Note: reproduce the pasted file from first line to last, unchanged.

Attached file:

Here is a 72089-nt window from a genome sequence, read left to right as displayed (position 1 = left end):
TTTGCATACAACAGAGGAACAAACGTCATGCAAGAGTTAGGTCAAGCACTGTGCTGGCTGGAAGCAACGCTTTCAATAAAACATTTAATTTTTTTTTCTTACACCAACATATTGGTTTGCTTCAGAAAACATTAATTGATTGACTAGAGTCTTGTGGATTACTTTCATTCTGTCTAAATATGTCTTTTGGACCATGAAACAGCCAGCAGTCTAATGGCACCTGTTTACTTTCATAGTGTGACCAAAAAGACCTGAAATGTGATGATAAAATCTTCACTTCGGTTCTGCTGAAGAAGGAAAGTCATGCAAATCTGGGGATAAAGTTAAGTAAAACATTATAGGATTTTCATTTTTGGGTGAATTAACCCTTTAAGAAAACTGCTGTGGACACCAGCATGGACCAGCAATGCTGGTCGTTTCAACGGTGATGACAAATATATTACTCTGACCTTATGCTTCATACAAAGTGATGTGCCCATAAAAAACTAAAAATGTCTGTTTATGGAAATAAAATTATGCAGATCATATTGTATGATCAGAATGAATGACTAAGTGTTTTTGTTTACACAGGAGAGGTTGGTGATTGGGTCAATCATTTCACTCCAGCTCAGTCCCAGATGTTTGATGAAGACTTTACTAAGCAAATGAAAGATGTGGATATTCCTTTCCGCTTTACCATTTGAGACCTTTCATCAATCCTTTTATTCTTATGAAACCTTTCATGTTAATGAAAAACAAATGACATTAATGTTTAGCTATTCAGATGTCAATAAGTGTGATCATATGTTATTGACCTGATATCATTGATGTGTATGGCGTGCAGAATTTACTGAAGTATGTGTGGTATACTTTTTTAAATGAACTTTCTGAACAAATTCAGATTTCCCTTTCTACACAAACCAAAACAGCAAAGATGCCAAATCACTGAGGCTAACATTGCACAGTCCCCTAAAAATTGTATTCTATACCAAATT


Here is a 72089-nt window from a genome sequence, read left to right as displayed (position 1 = left end):
TTTGCATACAACAGAGGAACAAACGTCATGCAAGAGTTAGGTCAAGCACTGTGCTGGCTGGAAGCAACGCTTTCAATAAAACATTTAATTTTTTTTTCTTACACCAACATATTGGTTTGCTTCAGAAAACATTAATTGATTGACTAGAGTCTTGTGGATTACTTTCATTCTGTCTAAATATGTCTTTTGGACCATGAAACAGCCAGCAGTCTAATGGCACCTGTTTACTTTCATAGTGTGACCAAAAAGACCTGAAATGTGATGATAAAATCTTCACTTCGGTTCTGCTGAAGAAGGAAAGTCATGCAAATCTGGGGATAAAGTTAAGTAAAACATTATAGGATTTTCATTTTTGGGTGAATTAACCCTTTAAGAAAACTGCTGTGGACACCAGCATGGACCAGCAATGCTGGTCGTTTCAACGGTGATGACAAATATATTACTCTGACCTTATGCTTCATACAAAGTGATGTGCCCATAAAAAACTAAAAATGTCTGTTTATGGAAATAAAATTATGCAGATCATATTGTATGATCAGAATGAATGACTAAGTGTTTTTGTTTACACAGGAGAGGTTGGTGATTGGGTCAATCATTTCACTCCAGCTCAGTCCCAGATGTTTGATGAAGACTTTACTAAGCAAATGAAAGATGTGGATATTCCTTTCCGCTTTACCATTTGAGACCTTTCATCAATCCTTTTATTCTTATGAAACCTTTCATGTTAATGAAAAACAAATGACATTAATGTTTAGCTATTCAGATGTCAATAAGTGTGATCATATGTTATTGACCTGATATCATTGATGTGTATGGCGTGCAGAATTTACTGAAGTATGTGTGGTATACTTTTTTAAATGAACTTTCTGAACAAATTCAGATTTCCCTTTCTACACAAACCAAAACAGCAAAGATGCCAAATCACTGAGGCTAACATTGCACAGTCCCCTAAAAATTGTATTCTATACCAAATT